Stories are Survival

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They showed me a picture of her, standing outside on a lawn, her face a closed oval. Her light hair was pulled back tight behind her head. Holding her hand was a woman I didn’t know. She was only as tall as the woman’s elbow.

You’ve killed her, I said. She looked like an angel, solemn, compact, made of air. She was wearing a dress I’d never seen, white and down to the ground.   I would like to believe this is a story I’m telling. I need to believe it. I must believe it. Those who can believe that such stories are only stories have a better chance. If it’s a story I’m telling, then I have control over the ending. Then there will be an ending, to the story, and real life will come after it. I can pick up where I left off. It isn’t a story I’m telling.

The Handmaid’s Tale by Margaret Atwood

Fault Assumed and Stories Told

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Amazon.com

A person who lacked a family was assumed to be at fault, and so most vagabonds made some effort to counteract this social disapproval by concocting ornate tales of family tragedy or betrayal that made them look like victims or heroes. However, Garland did not know enough about Shaftali families to be able to conduct such an elaborate pretense, so he always declared that his past was too painful to talk about. For nearly five years, that approach had kept people from prying, but it also had kept them from even considering offering Garland a permanent home. He was lucky to have this temporary position…

Earth Logic (Elemental Logic) by Laurie J. Marks

Halloween Book Review: Friendly Witches and Scary Dragons

Amazon.com

Room on the Broom, by Julia Donaldson and Axel Sheffler

Room on the Broom has become something of a Halloween staple. It’s even been turned into a rather good cartoon.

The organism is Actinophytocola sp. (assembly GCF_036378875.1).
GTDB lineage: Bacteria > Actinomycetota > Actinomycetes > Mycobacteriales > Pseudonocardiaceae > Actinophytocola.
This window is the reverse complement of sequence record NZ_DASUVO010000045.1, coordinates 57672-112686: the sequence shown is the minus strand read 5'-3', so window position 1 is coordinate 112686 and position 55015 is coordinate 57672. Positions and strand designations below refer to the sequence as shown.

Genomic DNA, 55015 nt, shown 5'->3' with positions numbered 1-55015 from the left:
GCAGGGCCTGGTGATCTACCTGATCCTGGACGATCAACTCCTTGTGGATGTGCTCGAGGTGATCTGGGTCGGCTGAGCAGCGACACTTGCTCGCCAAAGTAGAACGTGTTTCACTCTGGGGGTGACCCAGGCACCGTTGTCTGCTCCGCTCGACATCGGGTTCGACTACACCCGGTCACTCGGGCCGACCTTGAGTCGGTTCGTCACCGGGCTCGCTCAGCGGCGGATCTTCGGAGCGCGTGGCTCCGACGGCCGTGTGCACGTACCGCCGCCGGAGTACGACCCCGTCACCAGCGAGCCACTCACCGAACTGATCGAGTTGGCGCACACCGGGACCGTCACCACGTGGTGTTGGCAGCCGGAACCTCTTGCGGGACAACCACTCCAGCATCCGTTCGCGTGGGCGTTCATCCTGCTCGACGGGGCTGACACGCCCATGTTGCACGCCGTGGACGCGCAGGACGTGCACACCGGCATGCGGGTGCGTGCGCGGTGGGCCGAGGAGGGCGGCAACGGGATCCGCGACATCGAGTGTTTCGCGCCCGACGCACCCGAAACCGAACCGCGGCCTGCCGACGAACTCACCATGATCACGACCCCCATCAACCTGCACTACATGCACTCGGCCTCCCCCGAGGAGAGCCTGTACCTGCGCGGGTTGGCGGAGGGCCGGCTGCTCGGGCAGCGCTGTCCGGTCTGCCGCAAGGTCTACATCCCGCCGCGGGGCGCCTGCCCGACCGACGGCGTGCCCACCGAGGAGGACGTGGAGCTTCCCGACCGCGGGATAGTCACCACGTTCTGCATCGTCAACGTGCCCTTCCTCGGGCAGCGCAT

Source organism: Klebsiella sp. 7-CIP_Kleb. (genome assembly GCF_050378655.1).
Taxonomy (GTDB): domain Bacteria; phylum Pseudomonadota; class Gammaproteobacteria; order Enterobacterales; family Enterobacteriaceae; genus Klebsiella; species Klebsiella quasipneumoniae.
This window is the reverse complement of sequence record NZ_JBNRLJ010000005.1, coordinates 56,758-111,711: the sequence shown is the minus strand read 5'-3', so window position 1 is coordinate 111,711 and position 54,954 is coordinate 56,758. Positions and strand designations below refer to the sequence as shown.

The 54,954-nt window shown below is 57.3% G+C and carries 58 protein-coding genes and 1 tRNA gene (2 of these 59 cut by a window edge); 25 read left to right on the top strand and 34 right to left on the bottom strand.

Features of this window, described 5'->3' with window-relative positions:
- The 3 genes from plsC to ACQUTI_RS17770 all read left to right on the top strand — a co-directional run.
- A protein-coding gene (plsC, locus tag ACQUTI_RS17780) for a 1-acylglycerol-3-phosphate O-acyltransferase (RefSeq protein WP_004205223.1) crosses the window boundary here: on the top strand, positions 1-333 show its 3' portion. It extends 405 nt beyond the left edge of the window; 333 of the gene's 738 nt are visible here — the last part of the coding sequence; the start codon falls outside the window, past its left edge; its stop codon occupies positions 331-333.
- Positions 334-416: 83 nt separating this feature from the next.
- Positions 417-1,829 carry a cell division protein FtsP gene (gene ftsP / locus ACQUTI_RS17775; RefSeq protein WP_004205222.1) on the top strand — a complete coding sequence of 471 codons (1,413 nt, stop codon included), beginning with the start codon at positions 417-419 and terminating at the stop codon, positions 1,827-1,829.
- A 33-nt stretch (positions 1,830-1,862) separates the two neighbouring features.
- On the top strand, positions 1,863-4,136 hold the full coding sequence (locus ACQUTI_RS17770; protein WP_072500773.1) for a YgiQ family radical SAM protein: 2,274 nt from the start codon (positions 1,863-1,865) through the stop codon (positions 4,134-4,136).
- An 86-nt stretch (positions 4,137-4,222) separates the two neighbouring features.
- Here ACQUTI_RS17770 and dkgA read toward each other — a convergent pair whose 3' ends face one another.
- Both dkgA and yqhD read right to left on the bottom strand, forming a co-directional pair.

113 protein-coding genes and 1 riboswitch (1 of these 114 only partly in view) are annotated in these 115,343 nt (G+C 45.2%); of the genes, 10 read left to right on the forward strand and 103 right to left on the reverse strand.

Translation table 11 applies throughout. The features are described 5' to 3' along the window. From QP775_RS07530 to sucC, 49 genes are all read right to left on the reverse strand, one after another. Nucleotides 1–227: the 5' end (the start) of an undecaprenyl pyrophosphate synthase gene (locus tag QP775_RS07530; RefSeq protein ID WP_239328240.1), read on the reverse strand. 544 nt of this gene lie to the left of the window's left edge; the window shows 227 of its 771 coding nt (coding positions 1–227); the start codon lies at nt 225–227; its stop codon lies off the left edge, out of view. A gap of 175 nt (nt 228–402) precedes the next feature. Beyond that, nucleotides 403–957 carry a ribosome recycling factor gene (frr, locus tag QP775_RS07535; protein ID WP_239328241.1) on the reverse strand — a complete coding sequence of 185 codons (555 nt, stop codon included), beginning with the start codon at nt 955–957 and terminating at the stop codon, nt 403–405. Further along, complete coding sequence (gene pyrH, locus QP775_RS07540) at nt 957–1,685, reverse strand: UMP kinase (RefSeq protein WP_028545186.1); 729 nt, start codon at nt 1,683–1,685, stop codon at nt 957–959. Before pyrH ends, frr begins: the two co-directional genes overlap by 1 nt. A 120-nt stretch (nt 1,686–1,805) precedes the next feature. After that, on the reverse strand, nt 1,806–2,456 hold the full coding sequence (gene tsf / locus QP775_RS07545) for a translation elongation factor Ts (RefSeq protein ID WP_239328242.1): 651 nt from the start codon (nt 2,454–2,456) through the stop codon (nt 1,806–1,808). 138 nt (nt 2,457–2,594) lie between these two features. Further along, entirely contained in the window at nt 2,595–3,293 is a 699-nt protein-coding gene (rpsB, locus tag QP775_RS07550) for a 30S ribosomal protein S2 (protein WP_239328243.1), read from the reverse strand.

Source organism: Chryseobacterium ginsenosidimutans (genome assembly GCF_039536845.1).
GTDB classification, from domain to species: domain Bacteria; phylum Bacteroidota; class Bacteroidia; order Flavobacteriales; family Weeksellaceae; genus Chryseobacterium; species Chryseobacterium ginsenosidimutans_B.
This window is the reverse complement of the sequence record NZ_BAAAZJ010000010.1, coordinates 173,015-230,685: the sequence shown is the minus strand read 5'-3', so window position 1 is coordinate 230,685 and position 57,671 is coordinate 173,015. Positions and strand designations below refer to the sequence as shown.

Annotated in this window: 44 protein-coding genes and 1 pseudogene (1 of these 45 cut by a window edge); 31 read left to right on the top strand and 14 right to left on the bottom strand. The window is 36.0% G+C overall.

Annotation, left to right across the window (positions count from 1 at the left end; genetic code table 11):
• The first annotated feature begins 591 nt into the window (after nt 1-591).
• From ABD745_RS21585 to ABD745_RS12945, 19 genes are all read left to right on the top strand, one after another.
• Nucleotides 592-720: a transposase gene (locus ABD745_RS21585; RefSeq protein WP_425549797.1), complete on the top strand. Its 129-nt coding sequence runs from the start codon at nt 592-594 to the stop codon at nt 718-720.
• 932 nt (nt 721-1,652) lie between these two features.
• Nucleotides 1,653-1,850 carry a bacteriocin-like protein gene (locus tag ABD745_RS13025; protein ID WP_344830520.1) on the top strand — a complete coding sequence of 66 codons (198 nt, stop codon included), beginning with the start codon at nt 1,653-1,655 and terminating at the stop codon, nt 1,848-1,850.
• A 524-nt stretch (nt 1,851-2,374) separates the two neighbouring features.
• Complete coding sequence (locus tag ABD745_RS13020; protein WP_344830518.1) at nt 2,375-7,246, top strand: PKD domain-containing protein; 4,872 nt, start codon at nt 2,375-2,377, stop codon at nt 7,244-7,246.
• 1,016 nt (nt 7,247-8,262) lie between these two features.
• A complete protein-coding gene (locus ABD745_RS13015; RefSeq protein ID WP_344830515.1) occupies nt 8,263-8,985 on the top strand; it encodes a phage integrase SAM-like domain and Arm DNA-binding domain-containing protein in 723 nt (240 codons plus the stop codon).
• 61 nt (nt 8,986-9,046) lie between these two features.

It’s a wonderful story about a witch who keeps dropping things and finding woodland creatures who help her find them again. Each creature asks to join the witch on her broom and she happily agrees. Unfortunately, the broom can’t handle that much weight. A large dragon who like to eat witches attacks the overloaded broom, causing it to snap and allowing the dragon to catch the witch! But, fear not! The woodland creatures come to the rescue by scaring away the horrid dragon!

I love this story…BUT….it’s important to note that the which is very nearly eaten by a dragon, the illustrations show her being lifted into the dragon’s jaws, and the whole event is drawn out far longer than similar events in other children’s books.

The way the story is told proved to be extremely scary for some of the children in my life, and that made them dislike the book long-term.

I recommend previewing this book before reading it to your child. If it looks like something that they will find exceptionally scary, then wait a year or two before adding it to your Halloween-reading collection.

A quote can be found HERE.

All of the Halloween themed books, quotes and commentary posted to this blog can be found HERE.

Suggestions for Building Excitement Over The Holidays

Ordering Books: Whether you are building a family library or simply looking for a fun way to build-up to the Halloween celebration, having brand new books shipped to your home, in your child’s name, is a great way to do it. To a child, it is super exciting to receive a package in the mail, addressed to them! They may even want to read their brand-new book immediately AND before bed.

Library Holds: If you’d prefer to review the books before buying them, or need to maintain a tight budget, then use the local library. Go to the library website, locate the book and place it on hold. When the notification arrives, bring the child along and let them help find the books in the on-hold shelves.